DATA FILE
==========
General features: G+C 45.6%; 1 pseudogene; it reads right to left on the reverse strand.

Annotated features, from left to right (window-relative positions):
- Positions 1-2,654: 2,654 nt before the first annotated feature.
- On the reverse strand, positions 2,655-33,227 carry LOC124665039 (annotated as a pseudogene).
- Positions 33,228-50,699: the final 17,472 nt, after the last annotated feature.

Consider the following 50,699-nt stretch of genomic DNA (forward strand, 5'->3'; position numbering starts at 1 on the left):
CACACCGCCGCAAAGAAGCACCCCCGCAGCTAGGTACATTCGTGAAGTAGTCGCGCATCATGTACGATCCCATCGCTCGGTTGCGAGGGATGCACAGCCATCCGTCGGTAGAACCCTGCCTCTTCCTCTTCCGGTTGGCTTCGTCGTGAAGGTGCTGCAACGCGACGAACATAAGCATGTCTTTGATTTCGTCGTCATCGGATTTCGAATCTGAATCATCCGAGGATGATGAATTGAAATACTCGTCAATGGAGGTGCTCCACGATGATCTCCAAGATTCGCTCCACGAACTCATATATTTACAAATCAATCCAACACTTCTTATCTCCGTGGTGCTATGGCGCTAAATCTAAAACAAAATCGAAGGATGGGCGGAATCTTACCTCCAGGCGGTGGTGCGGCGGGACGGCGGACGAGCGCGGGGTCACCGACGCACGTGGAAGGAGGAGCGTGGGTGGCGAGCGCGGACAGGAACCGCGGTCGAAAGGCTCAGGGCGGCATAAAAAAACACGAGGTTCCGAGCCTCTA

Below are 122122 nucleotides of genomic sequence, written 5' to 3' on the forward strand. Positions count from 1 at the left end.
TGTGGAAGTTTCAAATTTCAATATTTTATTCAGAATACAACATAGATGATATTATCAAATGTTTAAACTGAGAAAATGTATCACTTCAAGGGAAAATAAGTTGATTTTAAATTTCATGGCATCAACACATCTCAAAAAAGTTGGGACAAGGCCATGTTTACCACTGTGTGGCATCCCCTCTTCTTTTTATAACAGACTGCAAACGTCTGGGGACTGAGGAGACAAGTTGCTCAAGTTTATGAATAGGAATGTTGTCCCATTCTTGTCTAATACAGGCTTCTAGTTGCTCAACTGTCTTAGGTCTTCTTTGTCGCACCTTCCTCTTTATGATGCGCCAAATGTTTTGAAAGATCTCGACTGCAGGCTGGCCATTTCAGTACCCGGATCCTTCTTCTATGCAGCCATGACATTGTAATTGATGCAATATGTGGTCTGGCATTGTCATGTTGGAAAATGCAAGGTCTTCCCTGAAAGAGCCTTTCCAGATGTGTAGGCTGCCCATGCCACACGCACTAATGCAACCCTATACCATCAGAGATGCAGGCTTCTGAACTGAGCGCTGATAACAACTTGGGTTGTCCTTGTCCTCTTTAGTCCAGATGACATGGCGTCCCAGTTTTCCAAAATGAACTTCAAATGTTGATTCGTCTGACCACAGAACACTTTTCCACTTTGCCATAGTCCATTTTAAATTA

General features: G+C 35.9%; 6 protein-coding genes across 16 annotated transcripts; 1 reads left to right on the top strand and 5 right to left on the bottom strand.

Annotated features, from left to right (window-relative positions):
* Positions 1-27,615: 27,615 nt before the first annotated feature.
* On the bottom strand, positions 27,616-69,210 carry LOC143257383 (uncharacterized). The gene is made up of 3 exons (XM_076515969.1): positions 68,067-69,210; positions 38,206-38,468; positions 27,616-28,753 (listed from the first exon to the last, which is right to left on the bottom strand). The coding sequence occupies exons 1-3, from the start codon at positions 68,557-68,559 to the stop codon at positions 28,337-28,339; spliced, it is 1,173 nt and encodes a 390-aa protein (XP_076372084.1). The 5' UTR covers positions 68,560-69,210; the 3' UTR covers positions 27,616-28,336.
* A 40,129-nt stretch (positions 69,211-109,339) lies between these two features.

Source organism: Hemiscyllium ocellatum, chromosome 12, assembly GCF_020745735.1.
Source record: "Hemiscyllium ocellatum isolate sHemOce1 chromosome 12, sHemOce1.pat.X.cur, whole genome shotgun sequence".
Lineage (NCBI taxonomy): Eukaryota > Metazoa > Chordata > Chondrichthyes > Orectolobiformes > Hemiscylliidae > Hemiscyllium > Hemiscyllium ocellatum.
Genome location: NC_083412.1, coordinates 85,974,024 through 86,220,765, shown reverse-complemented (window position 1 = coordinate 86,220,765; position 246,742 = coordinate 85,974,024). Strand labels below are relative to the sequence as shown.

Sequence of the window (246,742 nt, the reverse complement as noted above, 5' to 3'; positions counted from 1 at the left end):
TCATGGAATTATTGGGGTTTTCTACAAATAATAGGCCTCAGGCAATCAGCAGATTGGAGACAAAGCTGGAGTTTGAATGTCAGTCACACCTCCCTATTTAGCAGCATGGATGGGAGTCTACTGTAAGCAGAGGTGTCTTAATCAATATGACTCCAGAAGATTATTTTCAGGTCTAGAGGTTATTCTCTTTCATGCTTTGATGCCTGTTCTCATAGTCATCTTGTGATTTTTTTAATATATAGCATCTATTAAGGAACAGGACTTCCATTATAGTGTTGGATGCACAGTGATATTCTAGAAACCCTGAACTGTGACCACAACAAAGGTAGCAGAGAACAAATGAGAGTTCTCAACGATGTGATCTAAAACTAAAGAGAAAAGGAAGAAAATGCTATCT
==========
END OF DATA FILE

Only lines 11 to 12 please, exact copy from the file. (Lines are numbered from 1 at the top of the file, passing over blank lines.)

Annotated features, from left to right (window-relative positions):
* Positions 1-27,615: 27,615 nt before the first annotated feature.